Monday, February 28, 2011

Review : About a Boy

About a Boy by Nick Hornby. Riverhead Books, 1999.

[Source: Purchased]

About a Boy is Nick Hornby’s second novel and follows the development of Will, a narcissistic man with few worries, and Marcus, a young boy with the weight of the world on his shoulders. There is a common thread connecting About a Boy to Hornby’s previous novel, High Fidelity. Both feature a male main character who is a bit of a wanker, to use an English term, but both Will and Rob grow up a bit over the course of the novels.

In About a Boy, Hornby alternates between Will and Marcus from chapter to chapter. Sometimes their paths overlap and sometimes the story is exclusively the realm of a single character. The novel generally follows the same course you may remember from the film. Will decides to pretend to have a son in order to meet eligible women at a support group for single parents. His budding relationship with one such single mother introduces him to Marcus. Along the way, Marcus finds him out and uses this knowledge to insuate himself into Will’s life.

Marcus has it rough. His mom is a mess. The bullies are after him at school. He has no friends. Will eventually tries to help him fit in and becomes Marcus’ only friend. Will and Marcus end up finding love interests that help them grow up. The novel doesn’t have the same lovey-dovey happy ending of the movie though. About a Boy was originally published in 1998 and is set in 1993-1994. The definitive moment of the book occurs on that fateful day in 1994 when Kurt Cobain died. The movie came out in 2002. Perhaps the Kurt Cobain references of the book seemed too dated for the film. Or maybe they just wanted that lovey-dovey ending. Either way, the ending of the novel was not retained in the film. I don’t think one is better than the other, but it does make for an interesting comparison.

About a Boy is equally as funny and insightful as High Fidelity. There is a somewhat feel good element to Hornby’s work, but it doesn’t feel prescriptive or corny. It’s just fun to watch his characters grow and become better people. I highly recommend you pick up About a Boy.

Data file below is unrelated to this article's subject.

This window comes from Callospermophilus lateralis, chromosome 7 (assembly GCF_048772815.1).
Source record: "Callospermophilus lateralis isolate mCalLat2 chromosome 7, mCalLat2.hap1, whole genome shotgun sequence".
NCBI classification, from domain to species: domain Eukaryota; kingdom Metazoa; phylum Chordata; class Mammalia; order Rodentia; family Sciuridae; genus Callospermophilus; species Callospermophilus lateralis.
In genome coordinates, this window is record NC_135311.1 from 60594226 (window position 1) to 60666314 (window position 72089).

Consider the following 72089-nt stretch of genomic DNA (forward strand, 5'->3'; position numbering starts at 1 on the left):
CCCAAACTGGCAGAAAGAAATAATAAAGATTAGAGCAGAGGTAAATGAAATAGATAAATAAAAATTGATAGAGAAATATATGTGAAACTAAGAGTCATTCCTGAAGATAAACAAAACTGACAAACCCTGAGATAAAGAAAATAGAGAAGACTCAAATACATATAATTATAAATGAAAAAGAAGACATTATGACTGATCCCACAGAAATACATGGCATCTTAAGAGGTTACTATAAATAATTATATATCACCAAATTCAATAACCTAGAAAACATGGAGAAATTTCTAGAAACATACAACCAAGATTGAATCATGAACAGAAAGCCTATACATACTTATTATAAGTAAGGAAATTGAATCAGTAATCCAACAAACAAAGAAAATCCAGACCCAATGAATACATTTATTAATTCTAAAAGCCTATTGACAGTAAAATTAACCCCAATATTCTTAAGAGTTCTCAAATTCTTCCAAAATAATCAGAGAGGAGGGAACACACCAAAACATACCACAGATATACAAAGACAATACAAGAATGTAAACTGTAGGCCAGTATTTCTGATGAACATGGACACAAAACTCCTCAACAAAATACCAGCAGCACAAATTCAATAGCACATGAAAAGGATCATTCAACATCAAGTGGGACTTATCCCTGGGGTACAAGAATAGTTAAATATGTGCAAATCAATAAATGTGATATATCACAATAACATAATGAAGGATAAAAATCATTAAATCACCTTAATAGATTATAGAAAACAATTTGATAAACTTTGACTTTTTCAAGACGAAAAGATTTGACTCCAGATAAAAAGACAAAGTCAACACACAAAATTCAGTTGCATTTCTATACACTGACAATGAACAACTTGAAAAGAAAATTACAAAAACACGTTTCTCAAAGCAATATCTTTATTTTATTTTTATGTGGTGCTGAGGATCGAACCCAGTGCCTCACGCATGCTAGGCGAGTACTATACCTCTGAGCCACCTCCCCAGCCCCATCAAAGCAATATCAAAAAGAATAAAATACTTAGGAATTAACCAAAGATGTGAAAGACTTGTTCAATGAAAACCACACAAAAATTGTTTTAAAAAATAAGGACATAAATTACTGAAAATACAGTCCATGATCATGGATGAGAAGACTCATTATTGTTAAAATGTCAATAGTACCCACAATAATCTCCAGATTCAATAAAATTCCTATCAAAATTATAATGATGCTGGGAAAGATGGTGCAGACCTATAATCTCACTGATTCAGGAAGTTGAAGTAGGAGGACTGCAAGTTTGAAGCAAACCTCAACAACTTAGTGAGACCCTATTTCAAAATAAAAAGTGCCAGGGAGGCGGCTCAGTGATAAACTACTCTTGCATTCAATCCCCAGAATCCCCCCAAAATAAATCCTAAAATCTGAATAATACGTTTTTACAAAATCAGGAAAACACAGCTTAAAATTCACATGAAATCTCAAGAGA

Related posts:
Reading challenge : Nick Hornby
Review : High Fidelity
Reading challenge : Nick Hornby : Update one

Amazon affiliate link:
About a Boy
High Fidelity

Friday, February 25, 2011

Weekly wrap-up : number eighteen

The weekly wrap-up is my way of keeping my loyal readers informed of my bookish activities and holding myself to my bookish obligations. The questions may change slightly depending on the week.

Q: What are you reading right now?
A: The Trinity Six by Charles Cumming and You Know When the Men are Gone by Siobhan Fallon

Q: Why are you reading it? Business? Pleasure? For review?
A: I reading The Trinity Six for review and the Fallon because I've heard great things about it from other bloggers.

Q: What was the last thing you read?
A: The Oracle of Stamboul by Michael David Lukas

Q: What do you plan to read next?
A: 13 Rue Therese by Elena Mauli Shapiro

Q: Why do you want to read it?
A: I picked this up at the American Library Association Midwinter Meeting and have heard great things about it since then.

Q: What books did you acquire?
A: Purchased: The Cypress House by Michael Koryta
From publisher: The Sandalwood Tree by Elle Newmark

Q: What bookish events did you attend?
A: I went to an event with Michael Koryta at Big Hat Books & Arts on Wednesday, which I recapped here.

Thursday, February 24, 2011

Bookish event : Michael Koryta, author

Last night I went to see Michael Koryta at Big Hat Books and Arts in Indianapolis, Indiana. It was a great event. Michael Koryta is a great speaker and possess just the sort of sarcastic wit that I thrive on. Rather than a straightforward reading, the owner had arranged what she called "a fireside chat without a fire" between Koryta and Jeff Stone, author of The Five Ancestors series and resident of the Indianapolis area. The audience was also actively involved in the conversation.